‘Tis the season to be merry, and to make sure your cats and dogs remain healthy and content over this period. Here are a few things to be aware of.
Keep decorations out of reach and non-toxic if you can
Baubles and tinsel are really attractive to curious pets as well as us. The temptation to play with them and pull them down may well be strong, so try to avoid this if you can by moving things out of their reach. Swallowing glass or plastic decorations can cause some nasty problems, and tinsel can be a hazard if they get wrapped up in it whilst playing.
Don’t put edible decorations on your tree. The temptation will be too much to bear in the dead of night!
Keep cables for fairy lights out of reach or get a cable guard.
Cats, dogs and rabbits can be tempted to have a chew on these new, rubbery items that appear in the house.
Be toxin aware
Lots of traditional Christmas plants and foliage are poisonous to our pets, so make sure poinsettias, holly, pine, mistletoe, holly and amaryllis are in rooms they can’t access or out of reach. Vacuum regularly to get rid of any pine needles – plastic or real.
Some foods are also toxic including chocolate, mince pies and Christmas pudding (in fact anything with raisins or grapes in), onions including onion gravy, broccoli, salty foods, avocado, coffee, cauliflower, nutmeg, peppers, garlic and alcohol. Bones from bird carcasses such as turkey and chicken are also dangerous as they pose a choking hazard and can splinter when chewed and get stuck in the digestive system.
Don’t put presents that include food under the tree. These will be sniffed out and eaten, which is destruction everyone can do without as well as potentially toxic to your pet.
Some pets are cleverer than others when it comes to sneaking food when no one is looking. Keep an eye out for any changes in behaviour that might indicate this is the case – changes in their breathing, twitching, vomiting and diarrhoea for example – and call us on Castle Cary: 01963 350307 or Yeovil: 01935 474690 if you have any concerns.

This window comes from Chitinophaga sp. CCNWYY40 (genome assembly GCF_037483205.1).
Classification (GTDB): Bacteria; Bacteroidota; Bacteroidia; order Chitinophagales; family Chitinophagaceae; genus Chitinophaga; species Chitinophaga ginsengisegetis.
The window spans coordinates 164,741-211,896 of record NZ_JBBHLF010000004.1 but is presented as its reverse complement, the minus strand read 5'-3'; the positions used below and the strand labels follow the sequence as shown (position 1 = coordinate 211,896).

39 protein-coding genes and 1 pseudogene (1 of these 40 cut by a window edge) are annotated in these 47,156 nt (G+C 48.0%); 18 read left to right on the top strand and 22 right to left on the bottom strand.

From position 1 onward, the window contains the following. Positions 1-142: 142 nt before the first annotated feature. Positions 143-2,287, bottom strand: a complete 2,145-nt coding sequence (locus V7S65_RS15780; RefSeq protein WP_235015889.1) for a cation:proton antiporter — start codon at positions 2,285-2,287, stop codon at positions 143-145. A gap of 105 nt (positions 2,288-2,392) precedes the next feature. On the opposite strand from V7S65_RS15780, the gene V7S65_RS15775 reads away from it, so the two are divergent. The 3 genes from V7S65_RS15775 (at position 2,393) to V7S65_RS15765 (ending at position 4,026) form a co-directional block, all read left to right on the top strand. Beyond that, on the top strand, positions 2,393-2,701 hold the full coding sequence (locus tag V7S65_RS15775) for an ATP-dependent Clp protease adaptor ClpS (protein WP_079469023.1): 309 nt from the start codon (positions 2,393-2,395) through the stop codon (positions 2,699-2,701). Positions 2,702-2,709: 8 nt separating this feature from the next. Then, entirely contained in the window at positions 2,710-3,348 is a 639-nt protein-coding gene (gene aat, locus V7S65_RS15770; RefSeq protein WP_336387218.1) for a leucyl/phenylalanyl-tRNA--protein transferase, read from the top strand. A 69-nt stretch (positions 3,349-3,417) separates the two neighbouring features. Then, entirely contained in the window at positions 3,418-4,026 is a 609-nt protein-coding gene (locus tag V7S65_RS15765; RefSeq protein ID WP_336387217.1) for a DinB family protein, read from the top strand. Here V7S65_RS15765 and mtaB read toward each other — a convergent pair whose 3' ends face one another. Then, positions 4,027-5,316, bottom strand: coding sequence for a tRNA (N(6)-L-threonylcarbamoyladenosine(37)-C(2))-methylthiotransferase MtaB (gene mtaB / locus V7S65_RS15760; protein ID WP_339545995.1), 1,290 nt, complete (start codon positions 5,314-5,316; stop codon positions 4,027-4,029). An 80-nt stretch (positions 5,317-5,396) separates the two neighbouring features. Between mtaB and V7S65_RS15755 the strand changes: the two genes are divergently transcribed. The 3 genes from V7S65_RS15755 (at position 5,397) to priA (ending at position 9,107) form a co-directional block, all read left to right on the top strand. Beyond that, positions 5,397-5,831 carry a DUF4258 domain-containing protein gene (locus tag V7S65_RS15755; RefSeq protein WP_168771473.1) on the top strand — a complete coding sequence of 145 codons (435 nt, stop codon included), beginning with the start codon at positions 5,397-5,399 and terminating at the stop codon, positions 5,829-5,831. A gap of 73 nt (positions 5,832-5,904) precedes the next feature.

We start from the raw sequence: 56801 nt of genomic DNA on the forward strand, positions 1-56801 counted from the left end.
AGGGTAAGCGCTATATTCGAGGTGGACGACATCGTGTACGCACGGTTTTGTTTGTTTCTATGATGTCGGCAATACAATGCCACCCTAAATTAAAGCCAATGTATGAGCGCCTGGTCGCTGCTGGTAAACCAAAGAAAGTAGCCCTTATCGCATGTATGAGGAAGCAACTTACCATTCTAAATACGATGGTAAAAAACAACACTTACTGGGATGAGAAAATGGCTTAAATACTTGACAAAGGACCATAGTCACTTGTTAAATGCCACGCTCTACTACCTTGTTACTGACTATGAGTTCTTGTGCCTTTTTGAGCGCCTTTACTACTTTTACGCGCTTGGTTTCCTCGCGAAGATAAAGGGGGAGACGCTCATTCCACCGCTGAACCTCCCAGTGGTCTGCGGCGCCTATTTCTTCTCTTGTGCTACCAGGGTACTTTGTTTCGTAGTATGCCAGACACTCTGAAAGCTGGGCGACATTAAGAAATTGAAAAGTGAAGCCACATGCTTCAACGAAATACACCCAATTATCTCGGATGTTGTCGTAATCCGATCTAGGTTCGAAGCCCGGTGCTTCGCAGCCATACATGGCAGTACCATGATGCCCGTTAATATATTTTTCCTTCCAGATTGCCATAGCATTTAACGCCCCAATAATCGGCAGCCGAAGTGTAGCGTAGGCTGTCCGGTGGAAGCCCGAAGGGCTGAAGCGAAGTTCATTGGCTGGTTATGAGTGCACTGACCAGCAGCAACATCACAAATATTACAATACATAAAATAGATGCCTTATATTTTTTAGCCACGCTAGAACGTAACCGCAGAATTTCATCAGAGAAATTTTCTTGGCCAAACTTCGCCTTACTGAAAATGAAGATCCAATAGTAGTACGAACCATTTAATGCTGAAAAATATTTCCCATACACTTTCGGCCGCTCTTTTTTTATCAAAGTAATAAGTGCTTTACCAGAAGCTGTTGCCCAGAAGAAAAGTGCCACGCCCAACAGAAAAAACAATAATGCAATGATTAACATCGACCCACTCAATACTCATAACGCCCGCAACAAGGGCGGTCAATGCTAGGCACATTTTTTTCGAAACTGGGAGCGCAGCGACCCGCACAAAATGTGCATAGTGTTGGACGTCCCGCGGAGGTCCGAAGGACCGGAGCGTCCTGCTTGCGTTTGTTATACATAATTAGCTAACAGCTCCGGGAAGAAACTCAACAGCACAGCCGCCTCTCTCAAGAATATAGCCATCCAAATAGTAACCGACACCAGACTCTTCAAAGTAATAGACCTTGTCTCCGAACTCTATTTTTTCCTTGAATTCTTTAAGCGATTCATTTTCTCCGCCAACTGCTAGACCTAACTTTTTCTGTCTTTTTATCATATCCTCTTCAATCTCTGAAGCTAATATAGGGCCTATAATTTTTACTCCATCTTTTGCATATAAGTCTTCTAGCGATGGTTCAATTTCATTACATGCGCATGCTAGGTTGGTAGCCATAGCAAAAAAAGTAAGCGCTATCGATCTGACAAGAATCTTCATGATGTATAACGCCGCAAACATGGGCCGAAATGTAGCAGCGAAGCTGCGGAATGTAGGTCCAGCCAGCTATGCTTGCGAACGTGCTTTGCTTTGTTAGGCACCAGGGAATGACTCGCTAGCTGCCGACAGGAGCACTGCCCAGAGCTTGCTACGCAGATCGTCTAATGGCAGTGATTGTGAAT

Make your pets feel safe and stress-free
If you have visitors coming, make a safe space aware from all the commotion for your pet to escape to. A familiar bed and some toys in a quiet room will be a great refuge for them if it all gets too much. Make sure guests know which doors and gates need to remain closed for your pet’s safety.
Give your dog a good walk before any excitement and they’ll be much calmer and content. Keeping up regular feeding and exercise routines helps with a sense of security too.
Fireworks are often around again over the festive period, so if this is an issue for your pet make sure they are kept in, have a safe area to hide in, keep the curtains closed and that you have the radio or TV on as a distraction. If the fear extends beyond an understandable anxiety, book an appointment to talk to us about how we can help. There are some nutraceuticals such as pheromone plug-ins and food supplements that might help as well as some additional techniques we could talk to you about.
Don’t forget to give them some fun!
All of this makes Christmas for your pet sound pretty boring. But it doesn’t have to be. As long as common-sense rules then you can all have a great family time, including your pet.
We sell a range of toys and chews that make lovely gifts for your pet, and just because they can’t eat the same food as us doesn’t mean they have to miss out. They are lots of safe treats and bones available to keep them healthy and happy. You could organise a treat trail as a treasure hunt, and could even have a go at making your own pupcakes (Google it!).
Have you heard about the Delaware Healthy Pet Scheme?
Not already a member but want to find out more about the best way to care for your pet?